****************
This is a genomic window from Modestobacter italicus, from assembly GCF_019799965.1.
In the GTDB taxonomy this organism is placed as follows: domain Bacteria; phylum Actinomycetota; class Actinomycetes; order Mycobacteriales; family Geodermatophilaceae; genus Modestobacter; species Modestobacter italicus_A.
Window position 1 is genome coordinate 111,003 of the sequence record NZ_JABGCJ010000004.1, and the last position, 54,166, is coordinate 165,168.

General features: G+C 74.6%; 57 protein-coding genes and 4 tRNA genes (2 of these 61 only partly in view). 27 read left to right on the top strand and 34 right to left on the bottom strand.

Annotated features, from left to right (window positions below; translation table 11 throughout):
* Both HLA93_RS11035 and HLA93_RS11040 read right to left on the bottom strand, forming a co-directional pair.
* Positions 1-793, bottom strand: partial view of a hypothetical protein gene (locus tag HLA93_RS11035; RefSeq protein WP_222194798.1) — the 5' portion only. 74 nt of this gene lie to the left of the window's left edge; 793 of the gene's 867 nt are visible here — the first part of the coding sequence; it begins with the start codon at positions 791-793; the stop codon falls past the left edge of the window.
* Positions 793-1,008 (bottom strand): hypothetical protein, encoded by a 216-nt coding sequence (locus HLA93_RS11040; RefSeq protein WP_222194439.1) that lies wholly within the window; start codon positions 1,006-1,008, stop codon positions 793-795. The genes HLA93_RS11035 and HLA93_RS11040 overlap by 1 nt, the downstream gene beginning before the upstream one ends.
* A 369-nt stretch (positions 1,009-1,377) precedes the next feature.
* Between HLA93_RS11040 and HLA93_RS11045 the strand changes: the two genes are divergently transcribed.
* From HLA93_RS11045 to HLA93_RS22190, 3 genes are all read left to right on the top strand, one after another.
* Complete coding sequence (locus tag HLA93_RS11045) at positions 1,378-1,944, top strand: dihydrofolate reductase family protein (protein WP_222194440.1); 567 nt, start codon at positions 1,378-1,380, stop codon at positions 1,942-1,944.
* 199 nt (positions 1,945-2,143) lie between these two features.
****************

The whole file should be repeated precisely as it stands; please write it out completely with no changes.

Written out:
This is a genomic window from Modestobacter italicus, from assembly GCF_019799965.1.
In the GTDB taxonomy this organism is placed as follows: domain Bacteria; phylum Actinomycetota; class Actinomycetes; order Mycobacteriales; family Geodermatophilaceae; genus Modestobacter; species Modestobacter italicus_A.
Window position 1 is genome coordinate 111,003 of the sequence record NZ_JABGCJ010000004.1, and the last position, 54,166, is coordinate 165,168.

General features: G+C 74.6%; 57 protein-coding genes and 4 tRNA genes (2 of these 61 only partly in view). 27 read left to right on the top strand and 34 right to left on the bottom strand.

Annotated features, from left to right (window positions below; translation table 11 throughout):
* Both HLA93_RS11035 and HLA93_RS11040 read right to left on the bottom strand, forming a co-directional pair.
* Positions 1-793, bottom strand: partial view of a hypothetical protein gene (locus tag HLA93_RS11035; RefSeq protein WP_222194798.1) — the 5' portion only. 74 nt of this gene lie to the left of the window's left edge; 793 of the gene's 867 nt are visible here — the first part of the coding sequence; it begins with the start codon at positions 791-793; the stop codon falls past the left edge of the window.
* Positions 793-1,008 (bottom strand): hypothetical protein, encoded by a 216-nt coding sequence (locus HLA93_RS11040; RefSeq protein WP_222194439.1) that lies wholly within the window; start codon positions 1,006-1,008, stop codon positions 793-795. The genes HLA93_RS11035 and HLA93_RS11040 overlap by 1 nt, the downstream gene beginning before the upstream one ends.
* A 369-nt stretch (positions 1,009-1,377) precedes the next feature.
* Between HLA93_RS11040 and HLA93_RS11045 the strand changes: the two genes are divergently transcribed.
* From HLA93_RS11045 to HLA93_RS22190, 3 genes are all read left to right on the top strand, one after another.
* Complete coding sequence (locus tag HLA93_RS11045) at positions 1,378-1,944, top strand: dihydrofolate reductase family protein (protein WP_222194440.1); 567 nt, start codon at positions 1,378-1,380, stop codon at positions 1,942-1,944.
* 199 nt (positions 1,945-2,143) lie between these two features.